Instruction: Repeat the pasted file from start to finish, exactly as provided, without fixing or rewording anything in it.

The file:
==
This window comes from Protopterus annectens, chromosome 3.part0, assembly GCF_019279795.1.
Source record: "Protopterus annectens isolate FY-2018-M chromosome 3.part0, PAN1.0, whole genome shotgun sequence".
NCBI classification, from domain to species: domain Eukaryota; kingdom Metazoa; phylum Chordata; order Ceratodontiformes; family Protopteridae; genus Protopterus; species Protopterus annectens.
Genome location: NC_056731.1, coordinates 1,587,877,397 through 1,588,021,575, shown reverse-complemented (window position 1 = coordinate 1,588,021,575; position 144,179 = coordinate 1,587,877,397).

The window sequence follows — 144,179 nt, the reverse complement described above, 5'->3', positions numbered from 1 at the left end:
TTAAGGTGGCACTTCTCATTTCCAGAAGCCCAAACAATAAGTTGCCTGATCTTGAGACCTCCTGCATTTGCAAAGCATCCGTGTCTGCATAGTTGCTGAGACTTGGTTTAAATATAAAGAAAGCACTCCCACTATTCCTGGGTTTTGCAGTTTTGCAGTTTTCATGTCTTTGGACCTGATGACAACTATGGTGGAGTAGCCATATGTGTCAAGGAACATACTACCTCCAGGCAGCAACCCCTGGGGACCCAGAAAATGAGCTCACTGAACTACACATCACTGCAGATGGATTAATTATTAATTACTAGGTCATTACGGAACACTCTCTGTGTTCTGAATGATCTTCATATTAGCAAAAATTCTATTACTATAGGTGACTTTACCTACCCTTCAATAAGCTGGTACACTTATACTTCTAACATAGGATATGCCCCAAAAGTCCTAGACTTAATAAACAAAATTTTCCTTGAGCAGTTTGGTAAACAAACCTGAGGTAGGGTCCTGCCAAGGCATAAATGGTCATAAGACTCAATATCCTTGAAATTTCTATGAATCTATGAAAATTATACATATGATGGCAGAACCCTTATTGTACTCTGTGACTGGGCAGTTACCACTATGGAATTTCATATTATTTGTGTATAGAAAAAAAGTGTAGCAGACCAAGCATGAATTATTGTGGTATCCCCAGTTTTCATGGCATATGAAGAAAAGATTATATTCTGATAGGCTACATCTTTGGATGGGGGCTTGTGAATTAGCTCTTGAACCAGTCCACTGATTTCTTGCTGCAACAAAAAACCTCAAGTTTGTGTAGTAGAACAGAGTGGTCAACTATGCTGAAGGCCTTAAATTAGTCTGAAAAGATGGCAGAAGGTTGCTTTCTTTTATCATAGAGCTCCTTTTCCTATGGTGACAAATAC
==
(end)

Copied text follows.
This window comes from Protopterus annectens, chromosome 3.part0, assembly GCF_019279795.1.
Source record: "Protopterus annectens isolate FY-2018-M chromosome 3.part0, PAN1.0, whole genome shotgun sequence".
NCBI classification, from domain to species: domain Eukaryota; kingdom Metazoa; phylum Chordata; order Ceratodontiformes; family Protopteridae; genus Protopterus; species Protopterus annectens.
Genome location: NC_056731.1, coordinates 1,587,877,397 through 1,588,021,575, shown reverse-complemented (window position 1 = coordinate 1,588,021,575; position 144,179 = coordinate 1,587,877,397).

The window sequence follows — 144,179 nt, the reverse complement described above, 5'->3', positions numbered from 1 at the left end:
TTAAGGTGGCACTTCTCATTTCCAGAAGCCCAAACAATAAGTTGCCTGATCTTGAGACCTCCTGCATTTGCAAAGCATCCGTGTCTGCATAGTTGCTGAGACTTGGTTTAAATATAAAGAAAGCACTCCCACTATTCCTGGGTTTTGCAGTTTTGCAGTTTTCATGTCTTTGGACCTGATGACAACTATGGTGGAGTAGCCATATGTGTCAAGGAACATACTACCTCCAGGCAGCAACCCCTGGGGACCCAGAAAATGAGCTCACTGAACTACACATCACTGCAGATGGATTAATTATTAATTACTAGGTCATTACGGAACACTCTCTGTGTTCTGAATGATCTTCATATTAGCAAAAATTCTATTACTATAGGTGACTTTACCTACCCTTCAATAAGCTGGTACACTTATACTTCTAACATAGGATATGCCCCAAAAGTCCTAGACTTAATAAACAAAATTTTCCTTGAGCAGTTTGGTAAACAAACCTGAGGTAGGGTCCTGCCAAGGCATAAATGGTCATAAGACTCAATATCCTTGAAATTTCTATGAATCTATGAAAATTATACATATGATGGCAGAACCCTTATTGTACTCTGTGACTGGGCAGTTACCACTATGGAATTTCATATTATTTGTGTATAGAAAAAAAGTGTAGCAGACCAAGCATGAATTATTGTGGTATCCCCAGTTTTCATGGCATATGAAGAAAAGATTATATTCTGATAGGCTACATCTTTGGATGGGGGCTTGTGAATTAGCTCTTGAACCAGTCCACTGATTTCTTGCTGCAACAAAAAACCTCAAGTTTGTGTAGTAGAACAGAGTGGTCAACTATGCTGAAGGCCTTAAATTAGTCTGAAAAGATGGCAGAAGGTTGCTTTCTTTTATCATAGAGCTCCTTTTCCTATGGTGACAAATAC